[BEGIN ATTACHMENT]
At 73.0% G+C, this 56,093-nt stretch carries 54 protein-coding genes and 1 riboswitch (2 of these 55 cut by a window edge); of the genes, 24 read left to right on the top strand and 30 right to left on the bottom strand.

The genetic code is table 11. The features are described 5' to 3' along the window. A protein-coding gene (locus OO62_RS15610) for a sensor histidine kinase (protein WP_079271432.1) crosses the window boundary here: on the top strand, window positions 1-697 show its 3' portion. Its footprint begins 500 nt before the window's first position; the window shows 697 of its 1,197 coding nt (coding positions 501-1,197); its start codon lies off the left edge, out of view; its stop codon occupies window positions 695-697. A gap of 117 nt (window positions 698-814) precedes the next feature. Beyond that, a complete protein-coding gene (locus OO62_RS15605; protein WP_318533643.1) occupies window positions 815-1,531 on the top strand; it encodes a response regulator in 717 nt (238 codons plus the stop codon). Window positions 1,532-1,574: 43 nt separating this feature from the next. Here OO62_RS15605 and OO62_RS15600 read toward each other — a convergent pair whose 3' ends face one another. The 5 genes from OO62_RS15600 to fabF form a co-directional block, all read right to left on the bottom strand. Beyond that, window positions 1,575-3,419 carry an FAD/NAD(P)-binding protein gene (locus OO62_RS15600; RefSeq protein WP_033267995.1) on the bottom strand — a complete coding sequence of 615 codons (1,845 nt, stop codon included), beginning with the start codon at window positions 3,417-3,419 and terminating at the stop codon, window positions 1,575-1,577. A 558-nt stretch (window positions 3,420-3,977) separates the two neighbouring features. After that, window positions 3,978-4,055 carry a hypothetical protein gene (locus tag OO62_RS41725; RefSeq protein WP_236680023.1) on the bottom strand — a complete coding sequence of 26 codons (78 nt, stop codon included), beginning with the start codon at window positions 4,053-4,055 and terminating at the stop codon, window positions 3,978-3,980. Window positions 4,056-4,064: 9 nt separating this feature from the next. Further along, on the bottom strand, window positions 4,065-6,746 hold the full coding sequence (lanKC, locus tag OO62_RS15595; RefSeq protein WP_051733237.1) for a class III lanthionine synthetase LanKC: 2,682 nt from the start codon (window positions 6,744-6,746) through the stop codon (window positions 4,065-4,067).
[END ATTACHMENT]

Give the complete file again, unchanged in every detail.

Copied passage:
At 73.0% G+C, this 56,093-nt stretch carries 54 protein-coding genes and 1 riboswitch (2 of these 55 cut by a window edge); of the genes, 24 read left to right on the top strand and 30 right to left on the bottom strand.

The genetic code is table 11. The features are described 5' to 3' along the window. A protein-coding gene (locus OO62_RS15610) for a sensor histidine kinase (protein WP_079271432.1) crosses the window boundary here: on the top strand, window positions 1-697 show its 3' portion. Its footprint begins 500 nt before the window's first position; the window shows 697 of its 1,197 coding nt (coding positions 501-1,197); its start codon lies off the left edge, out of view; its stop codon occupies window positions 695-697. A gap of 117 nt (window positions 698-814) precedes the next feature. Beyond that, a complete protein-coding gene (locus OO62_RS15605; protein WP_318533643.1) occupies window positions 815-1,531 on the top strand; it encodes a response regulator in 717 nt (238 codons plus the stop codon). Window positions 1,532-1,574: 43 nt separating this feature from the next. Here OO62_RS15605 and OO62_RS15600 read toward each other — a convergent pair whose 3' ends face one another. The 5 genes from OO62_RS15600 to fabF form a co-directional block, all read right to left on the bottom strand. Beyond that, window positions 1,575-3,419 carry an FAD/NAD(P)-binding protein gene (locus OO62_RS15600; RefSeq protein WP_033267995.1) on the bottom strand — a complete coding sequence of 615 codons (1,845 nt, stop codon included), beginning with the start codon at window positions 3,417-3,419 and terminating at the stop codon, window positions 1,575-1,577. A 558-nt stretch (window positions 3,420-3,977) separates the two neighbouring features. After that, window positions 3,978-4,055 carry a hypothetical protein gene (locus tag OO62_RS41725; RefSeq protein WP_236680023.1) on the bottom strand — a complete coding sequence of 26 codons (78 nt, stop codon included), beginning with the start codon at window positions 4,053-4,055 and terminating at the stop codon, window positions 3,978-3,980. Window positions 4,056-4,064: 9 nt separating this feature from the next. Further along, on the bottom strand, window positions 4,065-6,746 hold the full coding sequence (lanKC, locus tag OO62_RS15595; RefSeq protein WP_051733237.1) for a class III lanthionine synthetase LanKC: 2,682 nt from the start codon (window positions 6,744-6,746) through the stop codon (window positions 4,065-4,067).